The Minimill That Acts Like A Biggie

Low-cost Steel Dynamics wants to lure high-end customers

Three years ago, when Keith Busse set out with a couple of his pals to raise $310 million dollars to build a steel mill, their resumes sported one vital word: Nucor Corp. In the '80s, Busse had led the construction of Nucor's revolutionary flat-rolled minimill in Crawfordsville, Ind. By using scrap metal to make far cheaper steel, Busse's minimill allowed Nucor to grab markets held by the industry's giants.

Since then, Nucor's success has led a slew of others to build minimills. But none of these rivals can match Busse and his partners on experience. "We know where the gopher holes are and how to avoid them," Busse said. Investors such as GE Capital agreed--and poured money into Busse's privately held Steel Dynamics Inc. (SDI). In December, ahead of schedule, his Butler (Ind.) plant rolled its first sheet of steel.

Now, even before SDI reaches its full capacity of 1.2 million tons a year, Busse is racing to expand. Although most minimills simply melt scrap metal to make standard grade steel, Busse wants to spend $300 million on additions that will allow SDI to make more refined steel for the auto makers. And to protect SDI from rising prices for scrap metal, Busse is developing new substitute raw materials. By 1998, Busse expects to have assembled a fully integrated steel company for just $600 million--a fraction of the cost of old-style steel mills. "We're building a lot more, for a lot less money," boasted Busse in an August interview.

The expansion is a page right out of Nucor's playbook. To finance it, SDI plans to file for a $300 million initial public offering by the end of September. Since August, company officials have had to stop talking, citing the quiet period mandated by the Securities & Exchange Commission. But given Nucor's stellar performance, the pitch for SDI is sure to be simple: Son of Nucor.

RISK LOVER. The quiet period also means Busse can't talk numbers, but sources close to his outfit say he's off to a quick start. SDI broke into the black in June, with operating profits of $1 million. That's a far faster--and smoother--startup than other Nucor wannabes. Gallatin Steel in Warsaw, Ky., for example, suffered big production problems, and its CEO quit late last year. Based on current prices for scrap and steel--and not counting the planned additions--industry sources say SDI could earn some $40 million in pretax profits on revenues of $420 million for 1997. "They've done a very nice job," concedes Bill Wiley, president of rival Trico Steel Co.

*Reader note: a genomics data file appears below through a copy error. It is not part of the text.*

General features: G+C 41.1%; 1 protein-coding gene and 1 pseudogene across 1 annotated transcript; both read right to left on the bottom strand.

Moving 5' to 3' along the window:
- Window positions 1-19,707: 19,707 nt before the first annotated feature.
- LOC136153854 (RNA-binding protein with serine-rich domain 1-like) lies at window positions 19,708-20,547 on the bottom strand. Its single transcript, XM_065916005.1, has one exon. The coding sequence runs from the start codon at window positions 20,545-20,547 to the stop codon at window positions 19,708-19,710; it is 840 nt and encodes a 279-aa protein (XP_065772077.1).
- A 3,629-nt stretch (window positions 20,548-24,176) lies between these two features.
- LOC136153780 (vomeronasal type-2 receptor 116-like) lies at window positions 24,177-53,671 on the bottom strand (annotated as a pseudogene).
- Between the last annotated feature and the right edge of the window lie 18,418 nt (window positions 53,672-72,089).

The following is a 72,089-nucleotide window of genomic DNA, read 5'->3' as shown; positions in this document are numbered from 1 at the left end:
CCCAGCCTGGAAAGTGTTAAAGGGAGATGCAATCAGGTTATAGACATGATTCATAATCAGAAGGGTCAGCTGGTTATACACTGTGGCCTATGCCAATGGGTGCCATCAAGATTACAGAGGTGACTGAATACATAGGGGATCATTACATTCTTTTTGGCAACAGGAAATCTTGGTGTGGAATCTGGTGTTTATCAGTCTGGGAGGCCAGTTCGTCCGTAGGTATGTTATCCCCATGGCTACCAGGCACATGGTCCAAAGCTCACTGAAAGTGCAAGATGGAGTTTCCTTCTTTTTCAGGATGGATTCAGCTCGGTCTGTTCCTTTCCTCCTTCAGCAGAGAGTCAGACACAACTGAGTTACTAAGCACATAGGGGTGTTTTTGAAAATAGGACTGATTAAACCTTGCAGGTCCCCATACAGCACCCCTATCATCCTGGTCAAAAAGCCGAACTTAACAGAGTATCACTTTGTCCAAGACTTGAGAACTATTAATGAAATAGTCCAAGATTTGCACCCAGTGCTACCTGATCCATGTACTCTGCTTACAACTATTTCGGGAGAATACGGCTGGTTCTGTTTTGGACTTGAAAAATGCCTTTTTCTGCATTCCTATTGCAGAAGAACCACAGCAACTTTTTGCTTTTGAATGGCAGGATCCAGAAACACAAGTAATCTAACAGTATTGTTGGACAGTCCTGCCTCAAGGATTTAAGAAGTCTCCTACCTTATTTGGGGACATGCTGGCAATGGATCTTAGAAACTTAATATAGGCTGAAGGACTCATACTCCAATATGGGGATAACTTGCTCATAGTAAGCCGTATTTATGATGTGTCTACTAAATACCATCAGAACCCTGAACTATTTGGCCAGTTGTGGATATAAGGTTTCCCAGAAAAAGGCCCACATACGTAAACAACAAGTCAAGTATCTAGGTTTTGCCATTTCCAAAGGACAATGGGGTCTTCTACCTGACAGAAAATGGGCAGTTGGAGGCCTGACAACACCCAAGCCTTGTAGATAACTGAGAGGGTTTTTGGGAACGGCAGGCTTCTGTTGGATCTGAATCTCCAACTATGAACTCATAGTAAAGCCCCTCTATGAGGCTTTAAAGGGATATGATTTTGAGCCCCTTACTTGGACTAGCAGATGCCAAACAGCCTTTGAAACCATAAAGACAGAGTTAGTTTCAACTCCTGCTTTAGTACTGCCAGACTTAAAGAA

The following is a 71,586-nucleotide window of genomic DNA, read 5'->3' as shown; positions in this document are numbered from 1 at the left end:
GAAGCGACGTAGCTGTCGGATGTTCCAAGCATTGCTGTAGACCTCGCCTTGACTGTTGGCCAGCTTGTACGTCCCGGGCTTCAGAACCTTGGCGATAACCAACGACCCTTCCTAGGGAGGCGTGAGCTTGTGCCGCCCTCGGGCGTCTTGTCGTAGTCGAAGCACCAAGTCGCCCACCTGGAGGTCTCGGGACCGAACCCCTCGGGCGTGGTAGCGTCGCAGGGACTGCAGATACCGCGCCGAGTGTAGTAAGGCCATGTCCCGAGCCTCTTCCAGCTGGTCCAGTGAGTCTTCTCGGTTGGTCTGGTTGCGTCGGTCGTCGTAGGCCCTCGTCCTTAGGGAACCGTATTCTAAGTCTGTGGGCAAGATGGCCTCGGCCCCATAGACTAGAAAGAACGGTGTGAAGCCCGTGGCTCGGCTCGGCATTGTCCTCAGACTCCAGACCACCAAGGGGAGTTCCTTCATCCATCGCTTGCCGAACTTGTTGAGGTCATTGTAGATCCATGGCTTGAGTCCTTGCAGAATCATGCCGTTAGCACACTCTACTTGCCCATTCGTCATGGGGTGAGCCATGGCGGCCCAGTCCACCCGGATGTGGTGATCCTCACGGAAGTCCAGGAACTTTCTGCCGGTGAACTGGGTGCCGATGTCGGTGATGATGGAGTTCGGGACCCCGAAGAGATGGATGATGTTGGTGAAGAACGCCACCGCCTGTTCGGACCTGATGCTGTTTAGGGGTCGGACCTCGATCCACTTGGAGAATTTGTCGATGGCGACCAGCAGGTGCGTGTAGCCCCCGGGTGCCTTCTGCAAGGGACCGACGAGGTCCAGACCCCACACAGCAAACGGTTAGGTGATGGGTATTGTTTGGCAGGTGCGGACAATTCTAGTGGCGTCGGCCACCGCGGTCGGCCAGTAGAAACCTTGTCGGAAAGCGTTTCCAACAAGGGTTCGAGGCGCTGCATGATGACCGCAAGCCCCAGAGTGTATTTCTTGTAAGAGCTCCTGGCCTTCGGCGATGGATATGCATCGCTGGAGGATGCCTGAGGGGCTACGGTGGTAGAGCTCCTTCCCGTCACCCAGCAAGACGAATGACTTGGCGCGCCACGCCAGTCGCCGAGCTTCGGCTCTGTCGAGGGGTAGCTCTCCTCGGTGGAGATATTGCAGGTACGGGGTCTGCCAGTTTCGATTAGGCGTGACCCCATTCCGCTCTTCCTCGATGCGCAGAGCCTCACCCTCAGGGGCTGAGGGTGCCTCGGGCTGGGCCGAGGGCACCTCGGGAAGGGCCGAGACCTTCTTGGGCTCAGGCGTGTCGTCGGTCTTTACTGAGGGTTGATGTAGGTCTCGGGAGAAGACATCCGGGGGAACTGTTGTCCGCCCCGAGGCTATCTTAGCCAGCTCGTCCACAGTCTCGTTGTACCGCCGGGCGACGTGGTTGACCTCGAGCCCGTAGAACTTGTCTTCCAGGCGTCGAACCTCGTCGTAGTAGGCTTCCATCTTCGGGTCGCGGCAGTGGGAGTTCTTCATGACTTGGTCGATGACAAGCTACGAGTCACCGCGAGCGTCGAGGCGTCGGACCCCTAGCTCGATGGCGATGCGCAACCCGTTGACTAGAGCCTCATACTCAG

Still, if Nucor in Charlotte, N.C., provides much of Busse's model, SDI is also something of a Nucor renegade. Under the leadership of F. Kenneth Iverson, the $3.4 billion Nucor avoids debt and moves, for the most part, into safe markets. Busse, a confrontational, risk-loving former gun dealer, long chafed under this methodical approach, say former colleagues. When one of his more straight-laced rivals, U.S. Steel alum John D. Correnti, beat him for the CEO's job three years ago, Busse left.

Busse set out to run a steel company his way--and that has meant greater risk. While Nucor builds most of its mills in the South, avoiding direct competition with the integrated behemoths along the Great Lakes, Busse set up between Detroit and Chicago to be closer to the best available scrap metal. And unlike Nucor, he'll battle the likes of U.S. Steel Group and Bethlehem Steel Corp. for the carmakers' business. He's betting that by refining Nucor's basic technology, SDI will be able to make the high-quality steel only the big mills turn out today. Already, SDI has made steel that meets Detroit's standards. But rivals are watching whether he can produce high quality consistently as output grows. Given his record, Wall Street figures he has a chance. "With the new technology, it's critical to have experience under your belt," says J.P. Morgan & Co. analyst Michael F. Gambardella. "Keith is the only guy who has set up two of these plants."

Still, it's a high-stakes gamble in a crowd. With five other new minimills starting up, many at Nucor are skeptical. "Starting up one plant and having a few people who know the culture does not necessarily make it a twin," warns Iverson. "He'll have his own problems."

MOLTEN PIG. Busse's strategy is simply to beat all comers on price. Although strong demand helped send prices up 12% on average this year, to $360 per ton, the new capacity might make that short-lived. What's more, weakening auto markets mean all steelmakers could get hit. Busse is betting he can make profits at $300 per ton, while many rivals lose money below $320.

Meanwhile, rising demand for scrap is pushing costs up. That has drawn Busse into the iron business. He has bought a piece of an iron-carbide plant going up near Corpus Christi, Tex., and plans to use a big chunk of the production as a high-quality substitute for scrap. He's also betting $100 million on a new mill that will create molten pig iron, another scrap substitute. If both plants work as planned--and rivals figure Busse can pull them off--SDI could cut dependence on scrap by half.

Still, investors looking at Busse's IPO will be hard-pressed to project the future. SDI's low fixed costs should help buffer it from the industry's cyclical swings. And its estimated $200 million of debt adds only $10 per ton in costs, say industry sources. With less to fear in downswings, investors typically pay more for minimill stocks. Nucor currently trades at 17.4 times estimated 1996 earnings, versus just 11.4 for the industry. But the real test facing Busse and his Nucor renegades will be to make steady profits in a steel market increasingly loaded with wild cards.

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